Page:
Albuquerque was one of two cities in New Mexico that had electric street railways (streetcars).
Albuquerque’s original horse-drawn streetcar lines were electrified in 1904. The Albuquerque Traction Company began operation of the system in 1905, serving the downtown Albuquerque and Old Town Plaza areas with a route along Central Avenue, then known as Railroad Avenue.
Another company, Highland, served the Huning Highlands and the University of New Mexico (UNM) university area, by going “up the hill”, again along Central.
By 1908 there were six miles of track in the Albuquerque streetcar system. There were three lines: downtown Albuquerque to Old Town Plaza, downtown Albuquerque to Huning Highlands and the University, and a line connecting Barelas (now an Albuquerque neighborhood) with the trackside industrial area of (then) north Albuquerque.
All three lines were centered on Albuquerque’s urban center built around the Atchison, Topeka & Santa Fe Railway depot and Fred Harvey’s Alvarado Hotel (1902 – 1968).
The Albuquerque Traction Company failed financially in 1915. Operations were assumed by the City Electric Company (a streetcar corporation). In 1927 the City Electric Company failed, bringing an end to streetcar line operations. In 1929 the electric streetcar system was abandoned and replaced by buses.
The streetcar shown in the above 1918 photograph was operated by female conductors known as “motorettes”.
New Mexico’s Railroads – An Historical Survey (1970) David F. Myrick, Golden, Colorado
CardCow.com is an excellent source for purchasing historic postcards, most older postcard images are in the public domain.
albuquerque streetcar photo gallery
click on images to enlarge
In this undated photograph one can see an “early” horse-drawn streetcar on Central Avenue, then Railroad Avenue, in Albuquerque, New Mexico. The caption on the side of the streetcar describes the route, “Plaza – Railroad Ave – Depot.” This refers to the Plaza in Old Town, (now) Central Avenue route, and the (old) Atchison, Topeka & Santa Fe Railway depot at 1st Street and Railroad Avenue (now First Street and Central Avenue).
The center of Old Alburquerque (Old Town) was the Plaza, the town square located just south of the San Felipe de Neri church. The original church was started in 1706 under the direction of Fray Manuel Moreno, a Franciscan priest who came to Alburquerque (the spelling was later changed to Albuquerque).
The view is looking east, southeast (toward the more recent La Placita restaurant location. The San Felipe de Niri church is to the left of the photograph, it is not pictured.
The town center created by the Atchison, Topeka & Santa Fe Railway, named “Albuquerque”, was located about 2 1/2 miles east of the Old Alburquerque, located very near the Rio Grande (river). The original AT&SF Depot was torn down circa 1900 and replaced in 1902 by a spectacular new Depot with an adjacent Fred Harvey Hotel. The entire complex soon became known as The Alvarado. The Alvarado was located on First Street, starting at Railroad Avenue, and continuing south for several blocks.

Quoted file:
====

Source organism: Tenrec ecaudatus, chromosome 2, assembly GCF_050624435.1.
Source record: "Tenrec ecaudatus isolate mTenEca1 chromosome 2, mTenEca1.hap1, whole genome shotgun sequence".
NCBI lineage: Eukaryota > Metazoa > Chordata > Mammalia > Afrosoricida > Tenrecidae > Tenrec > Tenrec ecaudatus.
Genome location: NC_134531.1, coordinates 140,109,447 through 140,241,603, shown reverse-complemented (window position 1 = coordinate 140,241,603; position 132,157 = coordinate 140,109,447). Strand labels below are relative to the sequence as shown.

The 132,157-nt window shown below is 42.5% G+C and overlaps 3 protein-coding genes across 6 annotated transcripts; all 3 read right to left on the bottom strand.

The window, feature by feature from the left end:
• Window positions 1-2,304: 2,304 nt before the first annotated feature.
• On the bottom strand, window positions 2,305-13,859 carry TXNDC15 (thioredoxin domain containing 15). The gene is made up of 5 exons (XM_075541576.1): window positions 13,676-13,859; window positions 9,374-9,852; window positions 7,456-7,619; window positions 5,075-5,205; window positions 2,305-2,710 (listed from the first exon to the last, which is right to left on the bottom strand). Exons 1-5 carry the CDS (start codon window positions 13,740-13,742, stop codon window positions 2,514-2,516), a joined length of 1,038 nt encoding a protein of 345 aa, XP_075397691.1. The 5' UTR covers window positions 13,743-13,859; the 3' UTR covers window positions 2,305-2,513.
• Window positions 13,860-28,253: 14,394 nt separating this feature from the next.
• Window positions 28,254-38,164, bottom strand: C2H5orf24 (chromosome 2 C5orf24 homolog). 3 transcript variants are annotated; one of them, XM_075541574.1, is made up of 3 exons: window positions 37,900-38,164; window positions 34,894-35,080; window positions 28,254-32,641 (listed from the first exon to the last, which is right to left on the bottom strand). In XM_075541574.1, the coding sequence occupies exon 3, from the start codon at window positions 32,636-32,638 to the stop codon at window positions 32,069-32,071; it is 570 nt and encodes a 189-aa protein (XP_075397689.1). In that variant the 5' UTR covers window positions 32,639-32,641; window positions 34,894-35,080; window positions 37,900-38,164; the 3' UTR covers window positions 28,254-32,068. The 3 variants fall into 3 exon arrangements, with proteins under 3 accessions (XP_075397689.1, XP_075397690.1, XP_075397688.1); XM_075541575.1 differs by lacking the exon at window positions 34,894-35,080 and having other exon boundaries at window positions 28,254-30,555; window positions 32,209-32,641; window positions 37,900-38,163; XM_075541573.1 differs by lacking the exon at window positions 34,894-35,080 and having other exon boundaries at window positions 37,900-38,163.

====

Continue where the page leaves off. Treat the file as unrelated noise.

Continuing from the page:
In the rather fanciful postcard photograph shown above, the almost Sandia like Mountains are shown rising above the Alvarado complex to the west. In reality the Sandias are behind the photographer to the east. The tracks (foreground) are east of the complex. Railroad Avenue is to the extreme right in the picture.
The Highland streetcar company line ran “up the hill” on Railroad Avenue from the Alvarado complex to Huning Highlands (starting just across the tracks) and then east to the University of New Mexico. The first building at the university, Hodgin Hall, was completed in 1892.
In the photograph, Hodgin Hall is just right of the windmill.
Joe Barnett, a New Yorker of Italian descent, settled in Albuquerque in 1896. His first major project was the three-story Barnett Building, completed in 1903. The building was located at the southwest corner of Railroad Avenue (now Central) and Second Street. An address was 200 Railroad Avenue. In 1910, Barnett purchased the White Elephant Saloon across the street, on the southeast corner of Railroad Avenue and Second. In 1923 the White Elephant was torn down and replaced by the Sunshine Theater Building, also built by Joe Barnett, which is now an historical landmark.
The Barnett Building (the long side) faced Second Street, not Railroad Avenue (Central). The Railroad Avenue streetcar tracks can be seen in the foreground of this photograph.
At the intersection of Railroad Avenue and Second Street the Railroad Avenue streetcar line crossed the north-south line toward Barelas in the south and industrial areas to the north. Two photographs show the intersection. The picture to the left (looking west down Railroad Avenue) shows the “Hotel” on the northwest corner of the intersection. The Barnett Building is to the right, and “across the street” one can see part of the sign for the White Elephant.
The photograph to the right is looking south down Second Street (towards Barelas). In this photograph the Second Street line streetcar is plainly visible as it comes north, toward the photographer.
The image to the left is another perspective of the Railroad Avenue and Second Street intersection. This view is taken from a point further east on Railroad Avenue, giving a broader view of the buildings at the intersection. The overhead electric service line for the streetcars is not visible like they are in the Barnett Building photograph.
Another picture of the Second Street streetcar line is below. This picture is looking north on Second Street from Gold Avenue (one block south of Railroad Avenue). Again, the streetcar and the streetcar tracks are clearly evident.